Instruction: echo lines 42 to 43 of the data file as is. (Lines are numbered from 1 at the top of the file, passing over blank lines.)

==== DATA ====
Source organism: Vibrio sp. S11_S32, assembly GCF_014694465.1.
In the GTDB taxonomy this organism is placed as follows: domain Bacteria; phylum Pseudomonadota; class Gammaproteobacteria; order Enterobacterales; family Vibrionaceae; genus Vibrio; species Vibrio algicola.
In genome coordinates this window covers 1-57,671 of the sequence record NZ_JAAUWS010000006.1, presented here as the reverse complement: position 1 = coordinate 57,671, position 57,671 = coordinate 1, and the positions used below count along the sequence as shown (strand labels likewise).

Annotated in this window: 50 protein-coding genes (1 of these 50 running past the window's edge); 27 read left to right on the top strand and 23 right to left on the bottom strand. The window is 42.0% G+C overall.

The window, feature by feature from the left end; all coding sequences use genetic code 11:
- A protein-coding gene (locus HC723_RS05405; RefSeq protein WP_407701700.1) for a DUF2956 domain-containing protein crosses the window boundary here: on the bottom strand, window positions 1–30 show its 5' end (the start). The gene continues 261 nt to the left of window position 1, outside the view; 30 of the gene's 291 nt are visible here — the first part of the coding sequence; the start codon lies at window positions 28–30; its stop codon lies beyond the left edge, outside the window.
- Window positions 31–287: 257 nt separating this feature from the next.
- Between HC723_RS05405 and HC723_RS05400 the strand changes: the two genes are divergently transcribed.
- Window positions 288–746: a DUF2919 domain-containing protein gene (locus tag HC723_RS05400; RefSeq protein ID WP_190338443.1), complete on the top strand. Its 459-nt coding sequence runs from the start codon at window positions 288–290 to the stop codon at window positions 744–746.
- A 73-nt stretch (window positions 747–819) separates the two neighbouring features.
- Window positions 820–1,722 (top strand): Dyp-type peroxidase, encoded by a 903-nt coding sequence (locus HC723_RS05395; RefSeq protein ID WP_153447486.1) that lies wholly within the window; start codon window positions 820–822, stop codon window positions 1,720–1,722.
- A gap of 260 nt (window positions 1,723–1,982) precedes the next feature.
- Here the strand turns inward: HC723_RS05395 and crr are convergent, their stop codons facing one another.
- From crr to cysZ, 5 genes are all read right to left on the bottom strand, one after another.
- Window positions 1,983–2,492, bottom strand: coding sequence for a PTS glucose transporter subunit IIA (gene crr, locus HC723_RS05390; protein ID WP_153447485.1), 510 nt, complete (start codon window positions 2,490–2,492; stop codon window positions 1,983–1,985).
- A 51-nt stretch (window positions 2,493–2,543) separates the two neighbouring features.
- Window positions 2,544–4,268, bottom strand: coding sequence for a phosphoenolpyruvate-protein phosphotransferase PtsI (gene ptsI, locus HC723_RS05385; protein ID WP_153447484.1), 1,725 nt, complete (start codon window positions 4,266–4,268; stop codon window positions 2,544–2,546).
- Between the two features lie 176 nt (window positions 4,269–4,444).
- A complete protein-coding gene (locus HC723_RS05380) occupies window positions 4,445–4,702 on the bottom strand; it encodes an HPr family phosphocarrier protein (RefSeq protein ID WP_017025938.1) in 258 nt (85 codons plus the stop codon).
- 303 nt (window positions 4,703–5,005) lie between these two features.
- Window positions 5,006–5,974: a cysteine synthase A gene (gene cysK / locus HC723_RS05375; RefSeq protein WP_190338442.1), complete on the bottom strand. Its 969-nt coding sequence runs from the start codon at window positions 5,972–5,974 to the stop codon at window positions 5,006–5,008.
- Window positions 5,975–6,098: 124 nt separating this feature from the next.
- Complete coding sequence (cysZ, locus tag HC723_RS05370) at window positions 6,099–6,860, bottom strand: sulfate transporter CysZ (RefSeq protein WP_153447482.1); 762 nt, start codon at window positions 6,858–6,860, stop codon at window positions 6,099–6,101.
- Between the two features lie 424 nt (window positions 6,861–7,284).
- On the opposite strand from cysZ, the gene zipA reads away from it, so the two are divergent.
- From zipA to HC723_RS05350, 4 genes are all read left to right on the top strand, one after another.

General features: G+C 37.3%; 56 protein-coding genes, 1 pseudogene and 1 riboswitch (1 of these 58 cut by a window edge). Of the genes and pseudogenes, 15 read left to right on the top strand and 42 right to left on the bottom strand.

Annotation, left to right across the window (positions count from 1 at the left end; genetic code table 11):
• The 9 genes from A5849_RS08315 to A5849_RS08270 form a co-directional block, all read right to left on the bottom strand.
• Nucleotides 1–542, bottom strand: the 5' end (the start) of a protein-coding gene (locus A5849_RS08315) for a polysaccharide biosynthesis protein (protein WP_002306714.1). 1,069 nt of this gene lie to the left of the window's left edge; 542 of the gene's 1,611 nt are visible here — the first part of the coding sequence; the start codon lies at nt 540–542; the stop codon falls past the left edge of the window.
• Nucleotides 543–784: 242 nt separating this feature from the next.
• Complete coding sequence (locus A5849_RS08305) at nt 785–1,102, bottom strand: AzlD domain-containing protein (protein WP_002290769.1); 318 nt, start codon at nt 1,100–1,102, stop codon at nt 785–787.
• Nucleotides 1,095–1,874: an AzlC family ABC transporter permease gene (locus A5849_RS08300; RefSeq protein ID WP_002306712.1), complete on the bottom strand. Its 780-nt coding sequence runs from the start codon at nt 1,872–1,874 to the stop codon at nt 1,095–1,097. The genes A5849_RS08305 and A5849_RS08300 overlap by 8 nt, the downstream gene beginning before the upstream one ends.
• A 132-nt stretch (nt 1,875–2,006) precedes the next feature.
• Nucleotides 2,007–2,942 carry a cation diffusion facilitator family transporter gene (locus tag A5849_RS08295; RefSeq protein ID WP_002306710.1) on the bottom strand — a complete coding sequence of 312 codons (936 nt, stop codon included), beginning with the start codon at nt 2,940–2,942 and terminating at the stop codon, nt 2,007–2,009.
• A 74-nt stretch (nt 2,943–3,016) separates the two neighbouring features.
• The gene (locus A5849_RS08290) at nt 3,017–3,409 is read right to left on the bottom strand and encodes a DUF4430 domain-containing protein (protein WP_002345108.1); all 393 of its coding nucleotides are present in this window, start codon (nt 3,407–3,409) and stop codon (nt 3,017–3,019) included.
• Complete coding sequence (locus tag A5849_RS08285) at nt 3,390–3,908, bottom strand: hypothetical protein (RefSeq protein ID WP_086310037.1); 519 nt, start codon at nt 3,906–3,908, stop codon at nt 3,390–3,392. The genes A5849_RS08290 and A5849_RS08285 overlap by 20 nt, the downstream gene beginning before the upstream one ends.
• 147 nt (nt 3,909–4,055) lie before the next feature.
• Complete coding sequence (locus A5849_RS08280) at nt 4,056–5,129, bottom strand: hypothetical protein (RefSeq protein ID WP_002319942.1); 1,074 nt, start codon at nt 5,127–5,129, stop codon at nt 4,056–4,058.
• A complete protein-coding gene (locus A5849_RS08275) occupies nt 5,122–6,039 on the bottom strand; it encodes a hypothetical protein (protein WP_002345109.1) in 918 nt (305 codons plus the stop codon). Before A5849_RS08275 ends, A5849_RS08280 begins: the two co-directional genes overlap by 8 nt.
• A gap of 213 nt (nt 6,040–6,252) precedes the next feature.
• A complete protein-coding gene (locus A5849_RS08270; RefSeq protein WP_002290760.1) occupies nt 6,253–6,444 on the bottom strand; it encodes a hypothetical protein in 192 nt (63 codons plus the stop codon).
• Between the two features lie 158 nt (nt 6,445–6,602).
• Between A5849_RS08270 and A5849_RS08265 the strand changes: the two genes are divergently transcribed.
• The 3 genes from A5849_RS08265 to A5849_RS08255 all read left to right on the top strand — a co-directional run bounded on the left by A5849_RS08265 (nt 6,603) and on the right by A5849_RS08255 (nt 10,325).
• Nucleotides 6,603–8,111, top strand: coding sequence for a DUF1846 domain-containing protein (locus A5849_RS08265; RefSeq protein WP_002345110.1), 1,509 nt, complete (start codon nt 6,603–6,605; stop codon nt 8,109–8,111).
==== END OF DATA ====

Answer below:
• A gap of 213 nt (nt 6,040–6,252) precedes the next feature.
• A complete protein-coding gene (locus A5849_RS08270; RefSeq protein WP_002290760.1) occupies nt 6,253–6,444 on the bottom strand; it encodes a hypothetical protein in 192 nt (63 codons plus the stop codon).